Boston Marathon’s Real Challenge? Going Downhill.


The Boston Marathon is a little more than a week away, and that means lots of runners are fretting over those final climbs, especially the notorious Heartbreak Hill at mile 20.

The dirty secret about Boston, though, is that the course also requires a skill that many of its 30,000 participants have likely spent little time thinking about or preparing for — running downhill.

The uphill sections generally get all the attention but the marathon course, which travels northeast from Hopkinton, Mass., to Copley Square in Boston’s Back Bay neighborhood, is what is known as a “net downhill” race. It loses nearly 450 feet of elevation over its 26.2 miles, making it ineligible for world records.

Much of that elevation loss occurs in the first five miles. The starting line lies 490 feet above sea level, and the first mile drops about 130 feet. The course descends another 180 feet or so by the time runners get to Framingham, Mass., the third of eight municipalities on the course, after the five-mile mark. There are some minor rises over the next 10 miles, but it’s pretty much flat and downhill as the elevation drops to just 60 feet above sea level before the Newton hills begin at the 16-mile mark.

But don’t be fooled: the downhill slope is not a joyride.

“The quadriceps muscles have to work harder going downhill to help maintain balance and to control the gravitational forces,” Bill Pierce, an emeritus professor of health sciences at Furman University in Greenville, S.C., and co-author of the popular training guide, “Run Less. Run Faster,” explained.

Countless Boston veterans are familiar with the panic that approaches when their quads begin to cramp up before the race is halfway over.

Amanda Watters, a 17-time Boston finisher and the coach for the Boston Athletic Association charity team, said the downhill portions force runners to lean back, even slightly, to prevent them from tumbling over. That adjustment causes the foot to land more closely to the heel, which creates both a different and, in some cases, greater stress on the quads, calves and hamstrings than running on flat ground or uphill would produce.

“It’s a different kind of race because you work the quads so much in the first half and then the hamstrings in the second half so you have to really prepare those muscles to stand up to the job,” said Jordan Metzl, a sports medicine physician and the author of “Running Strong: The Sports Doctor’s Complete Guide to Staying Healthy and Injury-Free for Life.”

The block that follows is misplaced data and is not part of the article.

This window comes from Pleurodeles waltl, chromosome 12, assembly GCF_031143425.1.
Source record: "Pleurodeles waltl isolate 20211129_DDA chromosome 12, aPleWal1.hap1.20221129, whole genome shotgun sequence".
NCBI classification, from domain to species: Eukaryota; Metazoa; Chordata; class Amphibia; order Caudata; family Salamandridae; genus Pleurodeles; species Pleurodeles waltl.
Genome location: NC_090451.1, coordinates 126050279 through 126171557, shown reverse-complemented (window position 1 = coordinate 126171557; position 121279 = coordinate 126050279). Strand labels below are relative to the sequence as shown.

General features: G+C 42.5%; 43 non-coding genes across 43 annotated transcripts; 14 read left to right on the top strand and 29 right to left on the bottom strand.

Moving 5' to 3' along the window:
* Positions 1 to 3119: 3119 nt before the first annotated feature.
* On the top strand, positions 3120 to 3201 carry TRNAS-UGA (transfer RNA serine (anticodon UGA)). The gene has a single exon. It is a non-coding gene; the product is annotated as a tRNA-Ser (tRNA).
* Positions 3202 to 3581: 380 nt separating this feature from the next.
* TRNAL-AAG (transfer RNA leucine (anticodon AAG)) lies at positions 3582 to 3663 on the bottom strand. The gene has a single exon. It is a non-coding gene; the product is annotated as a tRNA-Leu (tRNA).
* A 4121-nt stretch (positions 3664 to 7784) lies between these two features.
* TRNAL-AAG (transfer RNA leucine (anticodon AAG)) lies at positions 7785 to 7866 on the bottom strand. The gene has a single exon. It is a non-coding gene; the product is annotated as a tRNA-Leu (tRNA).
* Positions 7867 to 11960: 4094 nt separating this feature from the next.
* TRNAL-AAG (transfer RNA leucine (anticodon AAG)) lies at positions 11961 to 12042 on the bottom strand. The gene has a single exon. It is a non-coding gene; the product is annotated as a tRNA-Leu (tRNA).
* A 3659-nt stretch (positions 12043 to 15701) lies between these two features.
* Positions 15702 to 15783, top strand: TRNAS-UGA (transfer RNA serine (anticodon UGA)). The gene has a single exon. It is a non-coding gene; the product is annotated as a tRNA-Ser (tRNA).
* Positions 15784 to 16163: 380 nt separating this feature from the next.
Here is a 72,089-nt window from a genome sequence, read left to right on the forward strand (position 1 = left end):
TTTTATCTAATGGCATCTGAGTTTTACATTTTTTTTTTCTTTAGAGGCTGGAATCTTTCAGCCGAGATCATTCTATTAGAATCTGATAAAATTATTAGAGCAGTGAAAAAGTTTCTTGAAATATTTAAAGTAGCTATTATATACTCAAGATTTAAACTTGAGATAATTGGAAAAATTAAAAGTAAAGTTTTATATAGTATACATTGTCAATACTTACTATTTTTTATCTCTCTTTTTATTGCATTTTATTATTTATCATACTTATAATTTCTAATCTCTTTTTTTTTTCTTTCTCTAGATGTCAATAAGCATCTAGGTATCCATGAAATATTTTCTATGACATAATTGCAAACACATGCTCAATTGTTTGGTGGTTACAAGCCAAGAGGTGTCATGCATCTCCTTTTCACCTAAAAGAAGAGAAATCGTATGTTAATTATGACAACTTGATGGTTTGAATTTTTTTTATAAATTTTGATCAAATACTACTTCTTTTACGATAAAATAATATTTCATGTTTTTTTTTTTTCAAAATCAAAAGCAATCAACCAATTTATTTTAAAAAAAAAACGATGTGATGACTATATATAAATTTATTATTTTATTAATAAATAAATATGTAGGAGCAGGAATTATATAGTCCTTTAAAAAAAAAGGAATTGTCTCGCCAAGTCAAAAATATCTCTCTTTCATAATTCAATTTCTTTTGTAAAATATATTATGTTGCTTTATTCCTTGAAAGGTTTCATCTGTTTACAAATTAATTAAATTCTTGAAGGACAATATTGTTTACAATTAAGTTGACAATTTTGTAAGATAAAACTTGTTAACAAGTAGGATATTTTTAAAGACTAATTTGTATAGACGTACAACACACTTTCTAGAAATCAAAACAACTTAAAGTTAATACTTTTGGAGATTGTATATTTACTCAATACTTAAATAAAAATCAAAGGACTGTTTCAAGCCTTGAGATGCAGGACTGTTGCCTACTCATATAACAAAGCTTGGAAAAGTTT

If you are running the Boston Marathon for the first time on April 18 and didn’t get the memo on downhill training, you may be a little ticked off that we waited until 10 days before the race to write about this. (We do have some advice for your next hilly race, though. Subscribe to our weekly running newsletter here.) It is indeed too late to do anything training-wise that will really help on race day other than dialing back on the miles and avoiding injury. But there is still a way to manage the race and its descending first half that can minimize the pain and the drama that the pain can often bring.

Jess Movold, a coach on the Runner’s World+ staff, said if strength and hill training was not a part of your preparation, then focus on what you can control. Run smart. Be light and quick on your feet. Lead with your hips. Control your arms with efficient circular motions. “Be smart in that first mile as you assess what you feel like,” Movold said. “Minimize the pounding. Keep the cadence.”

In the name of Paul Revere, do not, we repeat, do not go out fast. There will likely be a runner on the bus to the starting line or in the corral bragging about going under three hours. Ignore them.

Dave McGillivray, the race director, said patience is the key, “holding back a bit in the first half so you both avoid the pounding and you have something left in the tank for the second half.” He would know. This is McGillivray’s 50th consecutive Boston Marathon. He will be running at night, after his race director duties are finished.

But holding back can be difficult on a course where it is tempting to go out fast, with the forces of gravity in the downhill sections plus all the excitement of race day. Boston has the fastest field of any big-time race. It requires nearly all runners to meet a qualifying standard. The McGillivray race plan is worth a healthy consideration, though.

“I shorten my stride a bit going down hills, almost like I’m shuffling more than running simply to eliminate all that pounding, and it works,” McGillivray said. “I might be going a little slower than I would if it was a flat stretch. That is OK, and better for me than crashing on the uphills and then doing the survivor’s shuffle for the last 10K.”


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